to get you to your destination, are you willing to trust God to 
guide you here on earth and to your eternal destination? Do you trust 
him more than any human being? How futile it is to trust anything or 
anyone more than God. [Life Application SB] 

Doubtless the reader has been tried with the temptation to rely 
upon the things which are seen, instead of resting alone upon the 
invisible God. Christians often look to man for help and counsel, and mar 
the noble simplicity of their reliance upon their God. Does this 
evening's portion meet the eye of a child of God anxious about temporals, 
then would we reason with him awhile. You trust in Jesus, and only in 
Jesus, for your salvation, then why are you troubled? "Because of my 
great care." Is it not written, "Cast thy burden upon the Lord"? "Be 
careful for nothing, but in everything by prayer and supplication make 
known your wants unto God." Cannot you trust God for temporals? "Ah! I 
wish I could." If you cannot trust God for temporals, how dare you 
trust him for spirituals? Can you trust him for your soul's 
redemption, and not rely upon him for a few lesser mercies? Is not God 
enough for thy need, or is his all-sufficiency too narrow for thy 
wants? Dost thou want another eye beside that of him who sees every 
secret thing? Is his heart faint? Is his arm weary? If so, seek another 
God; but if he be infinite, omnipotent, faithful, true, and all-wise, 
why gaddest thou abroad so much to seek another confidence? Why dost 
thou rake the earth to find another foundation, when this is strong 
enough to bear all the weight which thou canst ever build thereon? 
Christian, mix not only thy wine with water, do not alloy thy gold of faith 
with the dross of human confidence. Wait thou only upon God, and let 
thine expectation be from him. Covet not Jonah's gourd, but rest in 
Jonah's God. Let the sandy foundations of terrestrial trust be the 
choice of fools, but do thou, like one who foresees the storm, build 
for thyself an abiding place upon the Rock of Ages. [Morning and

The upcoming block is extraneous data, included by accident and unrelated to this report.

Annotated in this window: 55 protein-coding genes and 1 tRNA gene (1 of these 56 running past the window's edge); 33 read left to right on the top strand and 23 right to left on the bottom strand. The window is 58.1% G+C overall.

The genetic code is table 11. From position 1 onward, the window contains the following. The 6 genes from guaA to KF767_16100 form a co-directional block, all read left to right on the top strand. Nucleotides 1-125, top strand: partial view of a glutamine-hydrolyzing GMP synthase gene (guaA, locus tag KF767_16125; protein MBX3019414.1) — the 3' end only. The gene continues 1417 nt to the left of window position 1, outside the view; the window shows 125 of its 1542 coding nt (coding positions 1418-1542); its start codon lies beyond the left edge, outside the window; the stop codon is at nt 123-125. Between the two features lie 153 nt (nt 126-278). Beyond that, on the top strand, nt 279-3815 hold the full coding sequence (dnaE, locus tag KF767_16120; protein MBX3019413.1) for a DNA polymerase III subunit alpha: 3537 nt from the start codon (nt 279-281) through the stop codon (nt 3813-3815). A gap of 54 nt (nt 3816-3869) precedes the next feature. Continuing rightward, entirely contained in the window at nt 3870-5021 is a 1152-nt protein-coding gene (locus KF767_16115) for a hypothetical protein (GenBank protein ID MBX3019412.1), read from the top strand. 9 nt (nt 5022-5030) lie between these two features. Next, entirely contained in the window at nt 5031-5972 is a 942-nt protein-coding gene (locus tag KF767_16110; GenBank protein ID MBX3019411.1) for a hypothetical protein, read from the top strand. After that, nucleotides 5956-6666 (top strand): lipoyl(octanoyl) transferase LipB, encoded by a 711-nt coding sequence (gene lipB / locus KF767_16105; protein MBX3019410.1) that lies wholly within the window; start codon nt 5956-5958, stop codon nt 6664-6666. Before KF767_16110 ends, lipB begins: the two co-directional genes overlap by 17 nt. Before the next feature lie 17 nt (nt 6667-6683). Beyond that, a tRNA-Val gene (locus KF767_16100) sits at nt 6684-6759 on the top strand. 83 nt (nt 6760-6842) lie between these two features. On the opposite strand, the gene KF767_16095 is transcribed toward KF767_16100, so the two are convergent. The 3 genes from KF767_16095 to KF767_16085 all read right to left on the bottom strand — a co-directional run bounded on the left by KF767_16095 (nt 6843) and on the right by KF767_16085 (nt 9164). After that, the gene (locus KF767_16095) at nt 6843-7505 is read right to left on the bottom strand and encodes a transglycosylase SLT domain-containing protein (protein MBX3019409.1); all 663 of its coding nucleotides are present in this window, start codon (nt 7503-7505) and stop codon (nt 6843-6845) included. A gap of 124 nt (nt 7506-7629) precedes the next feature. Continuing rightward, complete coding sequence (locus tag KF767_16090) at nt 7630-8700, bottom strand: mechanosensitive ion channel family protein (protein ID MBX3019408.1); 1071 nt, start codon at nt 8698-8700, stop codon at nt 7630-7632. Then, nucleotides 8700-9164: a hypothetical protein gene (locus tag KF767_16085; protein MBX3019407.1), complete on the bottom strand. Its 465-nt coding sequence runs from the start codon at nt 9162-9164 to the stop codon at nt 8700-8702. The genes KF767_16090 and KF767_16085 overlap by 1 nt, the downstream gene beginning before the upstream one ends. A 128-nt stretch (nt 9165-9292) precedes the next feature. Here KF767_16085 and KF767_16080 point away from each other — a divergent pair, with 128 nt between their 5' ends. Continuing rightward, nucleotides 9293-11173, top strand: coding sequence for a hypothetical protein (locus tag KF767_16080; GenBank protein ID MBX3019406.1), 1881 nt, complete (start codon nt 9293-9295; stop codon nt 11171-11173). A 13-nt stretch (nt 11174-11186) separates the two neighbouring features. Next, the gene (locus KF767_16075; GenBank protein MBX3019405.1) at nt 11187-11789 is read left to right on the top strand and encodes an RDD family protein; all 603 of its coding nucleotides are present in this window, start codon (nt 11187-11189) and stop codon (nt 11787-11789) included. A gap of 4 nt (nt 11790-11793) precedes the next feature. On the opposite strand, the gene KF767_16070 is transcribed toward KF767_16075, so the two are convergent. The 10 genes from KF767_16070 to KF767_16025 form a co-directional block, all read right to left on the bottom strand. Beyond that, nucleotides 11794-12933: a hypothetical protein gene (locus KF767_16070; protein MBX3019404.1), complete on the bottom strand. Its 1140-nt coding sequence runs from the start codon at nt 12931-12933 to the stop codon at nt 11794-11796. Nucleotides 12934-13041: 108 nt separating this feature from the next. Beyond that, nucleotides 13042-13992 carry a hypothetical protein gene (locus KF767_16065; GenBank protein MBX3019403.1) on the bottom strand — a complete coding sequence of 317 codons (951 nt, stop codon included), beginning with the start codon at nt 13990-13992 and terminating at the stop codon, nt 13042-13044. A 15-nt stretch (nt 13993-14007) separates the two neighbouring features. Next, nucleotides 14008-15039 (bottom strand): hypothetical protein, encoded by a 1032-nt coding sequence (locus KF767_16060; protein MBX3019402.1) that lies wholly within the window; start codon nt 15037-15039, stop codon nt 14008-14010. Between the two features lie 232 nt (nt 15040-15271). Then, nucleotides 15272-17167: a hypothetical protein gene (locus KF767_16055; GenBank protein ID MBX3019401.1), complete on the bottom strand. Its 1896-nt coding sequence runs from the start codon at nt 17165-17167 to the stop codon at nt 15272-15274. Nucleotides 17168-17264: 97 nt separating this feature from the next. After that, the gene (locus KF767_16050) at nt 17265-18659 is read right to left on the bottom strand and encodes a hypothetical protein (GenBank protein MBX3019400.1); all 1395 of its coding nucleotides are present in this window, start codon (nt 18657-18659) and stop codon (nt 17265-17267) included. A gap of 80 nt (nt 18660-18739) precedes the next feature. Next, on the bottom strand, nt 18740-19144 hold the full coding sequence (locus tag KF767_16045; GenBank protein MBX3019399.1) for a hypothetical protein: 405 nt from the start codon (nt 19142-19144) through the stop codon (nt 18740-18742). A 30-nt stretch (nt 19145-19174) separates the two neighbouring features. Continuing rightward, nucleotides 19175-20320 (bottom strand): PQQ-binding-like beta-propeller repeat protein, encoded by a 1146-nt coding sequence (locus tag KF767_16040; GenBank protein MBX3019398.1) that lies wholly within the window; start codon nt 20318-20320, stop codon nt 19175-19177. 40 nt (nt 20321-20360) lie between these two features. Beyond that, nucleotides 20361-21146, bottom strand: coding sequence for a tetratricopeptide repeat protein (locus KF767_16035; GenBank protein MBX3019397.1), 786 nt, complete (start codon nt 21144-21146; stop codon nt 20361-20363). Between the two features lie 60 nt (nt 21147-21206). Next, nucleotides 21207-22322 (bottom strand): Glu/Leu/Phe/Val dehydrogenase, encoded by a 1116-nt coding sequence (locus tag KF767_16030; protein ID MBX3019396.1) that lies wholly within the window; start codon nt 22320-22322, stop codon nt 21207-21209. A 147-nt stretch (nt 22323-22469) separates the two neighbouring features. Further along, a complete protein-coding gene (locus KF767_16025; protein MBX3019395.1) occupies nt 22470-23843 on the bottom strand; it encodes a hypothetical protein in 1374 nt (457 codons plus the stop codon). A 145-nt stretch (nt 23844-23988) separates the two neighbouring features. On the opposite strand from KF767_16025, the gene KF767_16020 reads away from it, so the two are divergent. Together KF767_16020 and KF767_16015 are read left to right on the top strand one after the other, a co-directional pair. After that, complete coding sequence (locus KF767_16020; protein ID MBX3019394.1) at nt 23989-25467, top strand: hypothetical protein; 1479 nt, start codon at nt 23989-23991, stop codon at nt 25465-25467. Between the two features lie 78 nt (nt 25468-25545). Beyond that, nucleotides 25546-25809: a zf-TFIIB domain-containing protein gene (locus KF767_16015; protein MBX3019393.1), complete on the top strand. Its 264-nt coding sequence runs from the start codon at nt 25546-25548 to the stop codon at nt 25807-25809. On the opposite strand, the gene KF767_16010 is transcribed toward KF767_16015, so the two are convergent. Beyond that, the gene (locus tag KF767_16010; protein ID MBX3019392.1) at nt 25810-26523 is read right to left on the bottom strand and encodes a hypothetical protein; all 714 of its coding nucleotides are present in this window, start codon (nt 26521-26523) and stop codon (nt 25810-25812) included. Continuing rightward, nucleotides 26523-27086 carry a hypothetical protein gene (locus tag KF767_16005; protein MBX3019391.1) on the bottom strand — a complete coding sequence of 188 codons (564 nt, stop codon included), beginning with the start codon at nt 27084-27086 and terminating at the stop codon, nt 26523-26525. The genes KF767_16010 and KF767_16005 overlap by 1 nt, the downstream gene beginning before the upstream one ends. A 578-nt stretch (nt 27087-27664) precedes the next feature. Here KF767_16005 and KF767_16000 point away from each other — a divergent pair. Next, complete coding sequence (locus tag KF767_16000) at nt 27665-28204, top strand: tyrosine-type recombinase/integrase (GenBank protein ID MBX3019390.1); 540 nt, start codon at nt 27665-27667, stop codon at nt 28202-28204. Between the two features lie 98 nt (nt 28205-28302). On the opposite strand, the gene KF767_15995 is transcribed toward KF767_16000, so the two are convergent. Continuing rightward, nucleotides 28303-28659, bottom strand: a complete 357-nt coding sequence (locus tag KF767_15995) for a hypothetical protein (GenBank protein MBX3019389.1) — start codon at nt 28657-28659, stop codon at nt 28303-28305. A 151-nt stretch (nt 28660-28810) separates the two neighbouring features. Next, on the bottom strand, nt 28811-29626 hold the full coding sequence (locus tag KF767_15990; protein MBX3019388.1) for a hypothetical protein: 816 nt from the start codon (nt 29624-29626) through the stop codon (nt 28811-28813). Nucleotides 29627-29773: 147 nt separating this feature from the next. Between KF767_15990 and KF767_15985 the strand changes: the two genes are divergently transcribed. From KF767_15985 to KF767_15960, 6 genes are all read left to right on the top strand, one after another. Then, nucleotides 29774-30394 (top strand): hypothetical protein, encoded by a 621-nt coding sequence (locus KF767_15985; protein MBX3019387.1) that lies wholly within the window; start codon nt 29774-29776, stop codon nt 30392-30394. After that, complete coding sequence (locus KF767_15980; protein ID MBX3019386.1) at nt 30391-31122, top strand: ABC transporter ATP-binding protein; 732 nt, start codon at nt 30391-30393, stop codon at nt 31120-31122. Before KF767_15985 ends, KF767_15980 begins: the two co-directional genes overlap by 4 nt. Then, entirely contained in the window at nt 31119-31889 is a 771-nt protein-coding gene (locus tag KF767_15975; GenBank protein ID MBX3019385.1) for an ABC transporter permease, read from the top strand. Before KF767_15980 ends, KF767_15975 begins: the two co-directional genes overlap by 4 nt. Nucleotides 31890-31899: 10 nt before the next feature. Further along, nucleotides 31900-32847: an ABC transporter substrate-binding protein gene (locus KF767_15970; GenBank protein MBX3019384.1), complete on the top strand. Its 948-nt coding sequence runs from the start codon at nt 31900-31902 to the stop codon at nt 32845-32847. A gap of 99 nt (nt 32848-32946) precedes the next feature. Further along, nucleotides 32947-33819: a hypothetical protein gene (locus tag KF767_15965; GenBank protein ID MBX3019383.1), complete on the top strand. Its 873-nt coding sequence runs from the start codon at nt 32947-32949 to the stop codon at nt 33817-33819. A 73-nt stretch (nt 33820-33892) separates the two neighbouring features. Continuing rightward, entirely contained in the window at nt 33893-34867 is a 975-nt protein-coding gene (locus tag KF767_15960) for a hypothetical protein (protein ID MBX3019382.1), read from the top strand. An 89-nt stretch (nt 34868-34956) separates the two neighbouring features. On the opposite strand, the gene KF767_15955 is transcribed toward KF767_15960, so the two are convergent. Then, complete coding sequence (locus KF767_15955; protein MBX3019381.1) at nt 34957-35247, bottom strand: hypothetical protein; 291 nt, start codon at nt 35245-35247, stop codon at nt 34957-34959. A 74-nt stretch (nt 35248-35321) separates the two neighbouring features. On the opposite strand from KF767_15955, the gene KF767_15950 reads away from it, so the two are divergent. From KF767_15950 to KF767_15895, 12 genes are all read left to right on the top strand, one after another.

Evening by Charles H. Spurgeon] 

Psalm 118 Look back to see ahead. Turn to yesterday to see 
tomorrow. It's almost a paradox. But it's true. When Israel looked back 
each Passover season at the redemption won for them from Egypt, they 
were in fact looking ahead, and viewing the ministry of the Messiah. 
What will His coming mean? A shout of praise, that "His love endures 
forever" (vv. 2-4). Freedom found by taking refuge in the LORD (vv. 5-9). 
A fresh awareness of our desperate need, relieved by the fact that 
the LORD "has become my salvation" (vv. 10-14). Shouts of joy 
punctuating the realization that "I will not die but live" (vv. 15-18). 
Endless praise, as we enter the gates of heaven to give God thanks for 
our salvation (vv. 19-21). And in it all, the exaltation of Jesus 
who, rejected by the builders, became the cornerstone of God's plan 
of salvation (vv. 22-23). Then comes the stunning realization that 
"this is the day that the LORD has made"--a day that spills over into 
eternity; a never-ending day throughout which we will give God thanks, 
exalting Him for He is "my God" and because "He is good; His love endures 
forever." Today when you and I turn to look back, we see our tomorrow in 
the cross of Jesus, our Passover sacrifice. In the shadow of Calvary 
we sense the dawn of the day that the LORD has ordained for you and 
me. When we turn again after looking back at the cross, and look 
ahead, we can see just beyond the horizon of tomorrow the return of 
Christ. What will that return mean? How clearly this majestic psalm 
tells us. For you and for me, Christ's return will mean freedom, 
shouts of joy, and endless days of praise. [The 365-Day Devotional